Some bright CBC Ottawa stories in another cloudy news year

·4 min read
These are pictures from four of the nine articles featured in a look back at some of the feel good stories of 2021 for CBC Ottawa. (Submitted by Maryam Sahar, Francis Ferland/CBC, Katherine Leyton/Twitter, Kim Cormier - image credit)
These are pictures from four of the nine articles featured in a look back at some of the feel good stories of 2021 for CBC Ottawa. (Submitted by Maryam Sahar, Francis Ferland/CBC, Katherine Leyton/Twitter, Kim Cormier - image credit)
Submitted by Maryam Sahar, Francis Ferland/CBC, Katherine Leyton/Twitter, Kim Cormier
Submitted by Maryam Sahar, Francis Ferland/CBC, Katherine Leyton/Twitter, Kim Cormier

For a second consecutive year, the pandemic has dominated the news cycle, and we're ending on a pretty tough note.

Not everything this year was bad, and sometimes accentuating the positive is all it takes to turn things around.

So sit back and enjoy these nine stories that show 2021 had some bright spots.

1. Reunited and it feels so good

Submitted by Maryam Sahar
Submitted by Maryam Sahar

In a year full of reunions after lockdowns and months, or years apart, this one was on another level.

Maryam Sahar, who served as an Afghan interpreter for American and Canadian troops from the age of 15, was reunited with her family in Ottawa after being separated for a decade.

She made that original trip to Canada alone, chased by threats on her life and the lives of her family members. She would have to wait 10 years before seeing her family again.

2. Lost then found

When three-year-old Jude Leyton stepped outside his grandfather's workshop in late March, he disappeared, setting off a 75-hour search in eastern Ontario that had the country holding its collective breath.

Despite the length of time and temperatures dipping below the freezing point, police officers searching north of Kingston, Ont., found the boy.

3. Yes in my backyard!

Kim Cormier
Kim Cormier

When Kim Cormier and David MacDonald met by chance this past summer, it changed both their lives for the better.

MacDonald, who was experiencing homelessness, blew a tire on his e-scooter in front of Cormier's house, asked her to watch his belongings and ended up staying for dinner.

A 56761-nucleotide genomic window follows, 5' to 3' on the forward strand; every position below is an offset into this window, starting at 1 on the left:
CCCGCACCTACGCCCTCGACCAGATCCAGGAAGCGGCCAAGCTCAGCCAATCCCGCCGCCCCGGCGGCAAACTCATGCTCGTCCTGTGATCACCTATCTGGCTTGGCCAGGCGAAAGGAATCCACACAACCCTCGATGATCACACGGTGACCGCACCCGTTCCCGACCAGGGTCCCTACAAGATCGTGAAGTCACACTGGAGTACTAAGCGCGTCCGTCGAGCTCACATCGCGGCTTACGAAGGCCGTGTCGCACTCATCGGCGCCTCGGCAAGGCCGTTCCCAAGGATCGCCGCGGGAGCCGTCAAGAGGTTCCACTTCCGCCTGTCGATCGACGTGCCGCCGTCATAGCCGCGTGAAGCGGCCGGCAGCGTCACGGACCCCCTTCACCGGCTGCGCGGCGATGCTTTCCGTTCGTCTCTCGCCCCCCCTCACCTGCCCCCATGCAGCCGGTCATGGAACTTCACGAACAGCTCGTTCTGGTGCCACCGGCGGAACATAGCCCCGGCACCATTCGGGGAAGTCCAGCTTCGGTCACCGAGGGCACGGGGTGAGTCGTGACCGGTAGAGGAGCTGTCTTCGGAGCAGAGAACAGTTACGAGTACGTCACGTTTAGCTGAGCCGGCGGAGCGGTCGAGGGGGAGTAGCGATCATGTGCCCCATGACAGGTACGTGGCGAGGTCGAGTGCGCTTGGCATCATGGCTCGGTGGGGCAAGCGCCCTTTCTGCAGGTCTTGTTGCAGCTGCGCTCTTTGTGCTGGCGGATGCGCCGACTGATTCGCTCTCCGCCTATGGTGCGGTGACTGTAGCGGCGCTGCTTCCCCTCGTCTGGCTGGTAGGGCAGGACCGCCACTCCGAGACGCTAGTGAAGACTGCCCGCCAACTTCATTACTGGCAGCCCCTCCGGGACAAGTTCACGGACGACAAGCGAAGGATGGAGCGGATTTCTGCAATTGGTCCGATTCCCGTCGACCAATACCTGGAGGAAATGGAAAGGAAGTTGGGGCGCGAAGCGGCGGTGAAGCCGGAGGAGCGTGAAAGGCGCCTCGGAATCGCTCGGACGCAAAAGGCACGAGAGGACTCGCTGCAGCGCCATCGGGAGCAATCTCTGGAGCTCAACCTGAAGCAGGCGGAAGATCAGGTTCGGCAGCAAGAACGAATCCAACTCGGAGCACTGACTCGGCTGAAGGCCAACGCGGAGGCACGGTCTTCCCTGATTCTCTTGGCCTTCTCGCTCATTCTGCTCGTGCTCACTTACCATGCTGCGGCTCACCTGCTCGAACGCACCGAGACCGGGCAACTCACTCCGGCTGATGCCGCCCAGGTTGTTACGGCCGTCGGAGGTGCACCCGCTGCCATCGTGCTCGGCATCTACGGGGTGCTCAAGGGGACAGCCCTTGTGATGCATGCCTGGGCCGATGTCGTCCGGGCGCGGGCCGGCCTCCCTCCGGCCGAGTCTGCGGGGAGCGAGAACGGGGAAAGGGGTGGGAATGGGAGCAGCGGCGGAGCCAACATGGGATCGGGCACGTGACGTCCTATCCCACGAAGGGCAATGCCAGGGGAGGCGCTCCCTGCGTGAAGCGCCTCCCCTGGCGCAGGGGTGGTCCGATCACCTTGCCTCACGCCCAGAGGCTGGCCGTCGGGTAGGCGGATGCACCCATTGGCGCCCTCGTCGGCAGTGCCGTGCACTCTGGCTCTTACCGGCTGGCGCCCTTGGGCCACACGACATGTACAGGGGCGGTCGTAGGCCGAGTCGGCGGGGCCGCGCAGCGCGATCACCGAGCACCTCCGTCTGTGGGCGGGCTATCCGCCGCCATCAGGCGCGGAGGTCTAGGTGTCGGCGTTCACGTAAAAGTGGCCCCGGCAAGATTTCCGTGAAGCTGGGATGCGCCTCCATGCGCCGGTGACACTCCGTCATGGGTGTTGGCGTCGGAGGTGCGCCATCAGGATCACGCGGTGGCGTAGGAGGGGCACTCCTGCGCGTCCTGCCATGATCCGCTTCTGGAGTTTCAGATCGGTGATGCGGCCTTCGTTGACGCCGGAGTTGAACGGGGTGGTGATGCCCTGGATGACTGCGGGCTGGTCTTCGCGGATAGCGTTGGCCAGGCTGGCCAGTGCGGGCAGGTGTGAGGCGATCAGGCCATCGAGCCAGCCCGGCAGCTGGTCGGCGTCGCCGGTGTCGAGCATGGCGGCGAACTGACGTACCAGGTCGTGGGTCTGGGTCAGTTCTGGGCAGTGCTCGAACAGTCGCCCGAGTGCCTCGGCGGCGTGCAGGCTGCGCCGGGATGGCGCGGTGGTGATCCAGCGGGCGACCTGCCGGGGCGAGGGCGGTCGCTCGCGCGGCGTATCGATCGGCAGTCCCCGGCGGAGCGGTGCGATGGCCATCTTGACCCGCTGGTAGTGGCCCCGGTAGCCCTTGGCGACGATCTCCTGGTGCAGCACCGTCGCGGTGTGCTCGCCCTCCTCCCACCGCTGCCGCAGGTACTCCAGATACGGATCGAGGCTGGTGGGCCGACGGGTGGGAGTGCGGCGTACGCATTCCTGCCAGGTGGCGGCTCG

After that first meeting and becoming better friends, Cormier invited MacDonald to live in her backyard in his three-season tent, with plans to move into a tiny home.

4. Coming together, staying apart

Francis Ferland/CBC
Francis Ferland/CBC

The pandemic couldn't keep this tight-knit Ottawa community from enjoying each other's company, in fact some say it actually brought them closer together.

Leslie Park, a community in Nepean, has always been full of neighbourly spirit, but the pandemic seems to have brought it to new heights.

From a physically distanced birthday party for an elderly resident to a deluge of snowmen, this group knows how to stay involved.

5. Class connects with WWI soldier

An English as a second language (ESL) class at Glebe Collegiate Institute in Ottawa found connections with the past they didn't expect this year.

Some of the students, who had experienced war first-hand, found they could relate to some of what Harry Timothy Jones, a member of Canada's only all-Black First World War battalion, had gone through.

The class also tracked down and spoke with a descendant of the veteran, his great-great grandson.

6. Sharing the love at Valentine's

Submitted by Ashley Hughes
Submitted by Ashley Hughes

An Ottawa woman turned her tough year into something positive when she rallied her friends and online community to make Valnetine's Day a special one for seniors in her area.

Kortney Force collected and delivered hundreds of Valentines from students, personal support workers and other seniors for those living at Carlingview Manor, New Orchard Lodge and Bayfield Manor.

Force had recently lost her job and said at the time the project reignited a spark for her.

7. Find your Pride

The small community of Westport, Ont., had a swell of support for a local Pride organization this spring.

Two residents of the village of 700 started a Facebook group for a Pride group and asked for a Pride flag be flown at city hall.

Council agreed with Neil Kudrinko and Jessica Roberts and for the first time, Westport flew the flag.

8. Computers for kids

When Martin Lee lost his full-time job at a hotel and started collecting the Canada emergency response benefit, he didn't know what to do.

His background working with computers gave him an idea, though, and he started refurbishing laptops to give away to kids who needed them for online learning.

In February he had already fixed about 25 and was looking for more people to help get more computers into kids' hands.

9. Dog's best friend

Submitted by Liz Taggart
Submitted by Liz Taggart

When Frankie the golden-doodle went missing one recent morning it seemed the whole city got behind tracking her down.

She traversed highways and was missing for 12 hours but was eventually found by her best four-legged friend, Hugo, the fluffy white samoyed.

In yet another pandemic year, this Christmas miracle was extra special.

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